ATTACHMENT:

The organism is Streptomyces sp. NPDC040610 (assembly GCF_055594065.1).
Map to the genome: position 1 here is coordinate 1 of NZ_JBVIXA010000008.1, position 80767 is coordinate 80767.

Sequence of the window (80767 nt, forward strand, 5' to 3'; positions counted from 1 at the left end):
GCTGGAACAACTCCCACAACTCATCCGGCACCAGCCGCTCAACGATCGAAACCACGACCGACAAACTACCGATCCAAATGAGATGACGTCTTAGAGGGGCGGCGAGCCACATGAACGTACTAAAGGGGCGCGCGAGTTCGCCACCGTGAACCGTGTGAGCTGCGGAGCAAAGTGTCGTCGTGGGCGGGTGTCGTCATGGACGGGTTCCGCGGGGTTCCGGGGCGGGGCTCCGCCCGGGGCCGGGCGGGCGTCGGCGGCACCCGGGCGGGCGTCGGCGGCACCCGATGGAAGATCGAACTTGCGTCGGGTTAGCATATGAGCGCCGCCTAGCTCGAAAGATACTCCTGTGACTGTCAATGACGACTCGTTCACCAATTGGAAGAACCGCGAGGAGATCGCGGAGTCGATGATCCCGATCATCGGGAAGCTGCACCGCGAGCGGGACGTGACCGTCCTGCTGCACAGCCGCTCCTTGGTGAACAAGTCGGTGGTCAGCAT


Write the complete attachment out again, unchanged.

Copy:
The organism is Streptomyces sp. NPDC040610 (assembly GCF_055594065.1).
Map to the genome: position 1 here is coordinate 1 of NZ_JBVIXA010000008.1, position 80767 is coordinate 80767.

Sequence of the window (80767 nt, forward strand, 5' to 3'; positions counted from 1 at the left end):
GCTGGAACAACTCCCACAACTCATCCGGCACCAGCCGCTCAACGATCGAAACCACGACCGACAAACTACCGATCCAAATGAGATGACGTCTTAGAGGGGCGGCGAGCCACATGAACGTACTAAAGGGGCGCGCGAGTTCGCCACCGTGAACCGTGTGAGCTGCGGAGCAAAGTGTCGTCGTGGGCGGGTGTCGTCATGGACGGGTTCCGCGGGGTTCCGGGGCGGGGCTCCGCCCGGGGCCGGGCGGGCGTCGGCGGCACCCGGGCGGGCGTCGGCGGCACCCGATGGAAGATCGAACTTGCGTCGGGTTAGCATATGAGCGCCGCCTAGCTCGAAAGATACTCCTGTGACTGTCAATGACGACTCGTTCACCAATTGGAAGAACCGCGAGGAGATCGCGGAGTCGATGATCCCGATCATCGGGAAGCTGCACCGCGAGCGGGACGTGACCGTCCTGCTGCACAGCCGCTCCTTGGTGAACAAGTCGGTGGTCAGCAT